It wasn’t always that way. “Part of the reason I left Radio 1 is that I would be sat down with pop stars and I’m asking them questions that their label and my producer want me to ask. I’d have One Direction sat in front of me and not be able to ask how much they’re struggling, just about their new song that they didn’t write.” Yates’s own films are informative and, he says, far from formulaic. “Because of who I am – a young black man from north London, from a working-class background – the way I tackle a subject matter is going to be infinitely different from, say, Michael Palin.”
Fronting primetime documentary strands on the BBC is the holy grail for most serious broadcasters, Palin included. But when you list them – Theroux, Palin, Simon Reeve, Stacey Dooley, Brian Cox, Michael Portillo, Andrew Marr – the lack of diversity is obvious. You’d expect him to say that needs to change, but the absence of people who look like him hosting documentaries punctures him in an especially visceral way. “I realised how alone I was and how awkward that made me feel. Every single time I leave the house, someone stops me and says: ‘You’ve found your purpose,’ or, ‘You’re doing this for us,’ and ‘Thank you for speaking for me,’ or, ‘You’re like one of my sons.’ You realise you’ve got a platform you’ve got to do something with.” Is he saying that the way people talk to him on the street is different to, say, the way they talk to Fearne Cotton? “Those are your words not mine, but I know I’m in a very different place from my peers. Realistically, I’m peerless.”
He does feel a kinship with the rapper Kano, with actor and former So Solid Crew member Ashley Walters and with Ashley Thomas, also known as Bashy, who moved from music to acting. “We’re having conversations about tax, about health, about looking after ourselves, the pressures of being ‘the one that made it’, even though none of us feel like we’ve made it. But their experiences are in music and acting. I don’t have anyone to talk to about going from entertainment to documentary to directing.”
His answer to this problem has been to take on five mentees, who he’s helping through the hurdles of the TV industry. Two of them, the Asian Network host Mim Shaikh and the stylist and filmmaker Basma Khalifa, have had their debut documentaries shown on BBC One. Both, on Yates’s advice, feature their name in the title. He says he hopes they will surpass his success and “sooner rather than later”.
Yates is so deeply focused on being a model to others – he has written his autobiography about his journey and gives advice and talks on YouTube – that he might seem impervious to scandal, but he has more than once been accused of serious missteps.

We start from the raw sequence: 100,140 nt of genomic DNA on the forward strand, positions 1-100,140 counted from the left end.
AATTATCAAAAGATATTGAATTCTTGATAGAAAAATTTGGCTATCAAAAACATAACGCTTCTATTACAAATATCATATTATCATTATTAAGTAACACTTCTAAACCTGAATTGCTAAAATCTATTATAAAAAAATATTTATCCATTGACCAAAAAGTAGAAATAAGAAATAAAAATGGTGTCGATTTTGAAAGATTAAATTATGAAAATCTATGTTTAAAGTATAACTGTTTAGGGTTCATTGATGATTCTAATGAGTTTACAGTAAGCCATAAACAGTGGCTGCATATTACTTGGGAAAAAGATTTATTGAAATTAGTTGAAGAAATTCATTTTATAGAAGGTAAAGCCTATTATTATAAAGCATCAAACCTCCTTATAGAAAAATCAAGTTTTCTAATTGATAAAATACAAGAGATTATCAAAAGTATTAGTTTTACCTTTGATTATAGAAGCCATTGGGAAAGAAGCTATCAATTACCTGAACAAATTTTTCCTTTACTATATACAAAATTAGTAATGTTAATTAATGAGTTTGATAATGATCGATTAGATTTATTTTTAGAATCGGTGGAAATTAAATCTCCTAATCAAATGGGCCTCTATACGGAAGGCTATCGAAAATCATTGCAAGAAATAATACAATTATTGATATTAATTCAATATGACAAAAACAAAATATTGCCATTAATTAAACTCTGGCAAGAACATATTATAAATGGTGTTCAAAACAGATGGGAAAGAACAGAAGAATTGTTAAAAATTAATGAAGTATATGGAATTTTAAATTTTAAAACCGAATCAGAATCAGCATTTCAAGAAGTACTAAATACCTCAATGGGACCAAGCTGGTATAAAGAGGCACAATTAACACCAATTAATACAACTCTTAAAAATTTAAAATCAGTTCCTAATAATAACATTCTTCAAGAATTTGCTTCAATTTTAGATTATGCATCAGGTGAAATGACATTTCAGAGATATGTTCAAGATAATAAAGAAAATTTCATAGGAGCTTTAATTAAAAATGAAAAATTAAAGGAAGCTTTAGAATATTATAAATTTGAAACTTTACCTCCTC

Three years ago he appeared on the HalfCast podcast with Chuckie and Poet, two stalwarts of the grime scene. He was talking about how exciting it was that there are not just more young black artists, but also that they’re “independent, they’re not managed by some random fat Jewish guy from northwest London, they’re managed by their brethren”.
After being accused by many of antisemitism, he apologised for the remarks and quit that year’s edition of Top of the Pops (he hasn’t returned since). “I was beating myself up more than anybody else, because I was like: ‘I’m so stupid to say something like that,’ and in the moment not correct myself and not realise the people that I care about I will offend,” he says of that time. “The greatest lesson I’ve learned from it is that context is irrelevant when you hurt somebody. I felt justified in saying what I was saying, because of the context, because of the conversation, but the words I used offended a lot of people and some people I care about, and those words were wrong… It was the first time I was on the other side, because in the past I’ve been offended by people saying things to me that have targeted me because of my race. I felt like the people who’ve been called out by me.”
I say that while it’s true we should all pay attention to context, what seemed offensive about the comment to me is that there really aren’t many Jews in British urban music: Wiley’s manager is Jewish (but certainly not fat), and I suppose the entertainment impresario Jonathan Shalit managed N-Dubz for a bit, but he is much better known for working with TV personalities such as Simon Cowell and Lorraine Kelly. It would still have been a bad thing to say if there were a lot of Jews working in that genre, but because there aren’t; it felt as though it was plugged into an older, more sinister stereotype.